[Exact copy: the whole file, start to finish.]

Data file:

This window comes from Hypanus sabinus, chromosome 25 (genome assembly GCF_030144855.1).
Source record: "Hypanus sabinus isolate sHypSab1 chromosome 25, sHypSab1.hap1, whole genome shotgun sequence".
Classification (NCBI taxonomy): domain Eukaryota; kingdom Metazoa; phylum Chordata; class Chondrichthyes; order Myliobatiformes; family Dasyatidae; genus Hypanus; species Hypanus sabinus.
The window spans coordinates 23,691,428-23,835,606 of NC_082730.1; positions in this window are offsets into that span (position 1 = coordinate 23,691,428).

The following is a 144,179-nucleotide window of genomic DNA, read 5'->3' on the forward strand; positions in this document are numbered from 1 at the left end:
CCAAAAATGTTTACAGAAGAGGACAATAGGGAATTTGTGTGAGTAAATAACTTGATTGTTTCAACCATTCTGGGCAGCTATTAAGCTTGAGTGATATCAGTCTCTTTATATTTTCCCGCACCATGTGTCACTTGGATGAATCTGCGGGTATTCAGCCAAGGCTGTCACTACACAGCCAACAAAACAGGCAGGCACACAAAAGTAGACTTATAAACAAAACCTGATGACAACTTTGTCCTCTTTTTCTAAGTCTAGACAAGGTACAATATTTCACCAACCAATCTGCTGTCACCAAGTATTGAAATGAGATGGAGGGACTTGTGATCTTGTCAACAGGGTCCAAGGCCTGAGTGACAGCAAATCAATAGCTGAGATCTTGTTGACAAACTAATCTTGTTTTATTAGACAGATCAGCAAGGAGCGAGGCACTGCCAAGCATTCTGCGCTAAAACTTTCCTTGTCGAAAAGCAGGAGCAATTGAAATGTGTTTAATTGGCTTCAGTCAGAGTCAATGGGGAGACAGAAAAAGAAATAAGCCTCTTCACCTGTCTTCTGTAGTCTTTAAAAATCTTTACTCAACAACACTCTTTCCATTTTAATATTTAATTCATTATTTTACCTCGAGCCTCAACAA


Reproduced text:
This window comes from Hypanus sabinus, chromosome 25 (genome assembly GCF_030144855.1).
Source record: "Hypanus sabinus isolate sHypSab1 chromosome 25, sHypSab1.hap1, whole genome shotgun sequence".
Classification (NCBI taxonomy): domain Eukaryota; kingdom Metazoa; phylum Chordata; class Chondrichthyes; order Myliobatiformes; family Dasyatidae; genus Hypanus; species Hypanus sabinus.
The window spans coordinates 23,691,428-23,835,606 of NC_082730.1; positions in this window are offsets into that span (position 1 = coordinate 23,691,428).

The following is a 144,179-nucleotide window of genomic DNA, read 5'->3' on the forward strand; positions in this document are numbered from 1 at the left end:
CCAAAAATGTTTACAGAAGAGGACAATAGGGAATTTGTGTGAGTAAATAACTTGATTGTTTCAACCATTCTGGGCAGCTATTAAGCTTGAGTGATATCAGTCTCTTTATATTTTCCCGCACCATGTGTCACTTGGATGAATCTGCGGGTATTCAGCCAAGGCTGTCACTACACAGCCAACAAAACAGGCAGGCACACAAAAGTAGACTTATAAACAAAACCTGATGACAACTTTGTCCTCTTTTTCTAAGTCTAGACAAGGTACAATATTTCACCAACCAATCTGCTGTCACCAAGTATTGAAATGAGATGGAGGGACTTGTGATCTTGTCAACAGGGTCCAAGGCCTGAGTGACAGCAAATCAATAGCTGAGATCTTGTTGACAAACTAATCTTGTTTTATTAGACAGATCAGCAAGGAGCGAGGCACTGCCAAGCATTCTGCGCTAAAACTTTCCTTGTCGAAAAGCAGGAGCAATTGAAATGTGTTTAATTGGCTTCAGTCAGAGTCAATGGGGAGACAGAAAAAGAAATAAGCCTCTTCACCTGTCTTCTGTAGTCTTTAAAAATCTTTACTCAACAACACTCTTTCCATTTTAATATTTAATTCATTATTTTACCTCGAGCCTCAACAA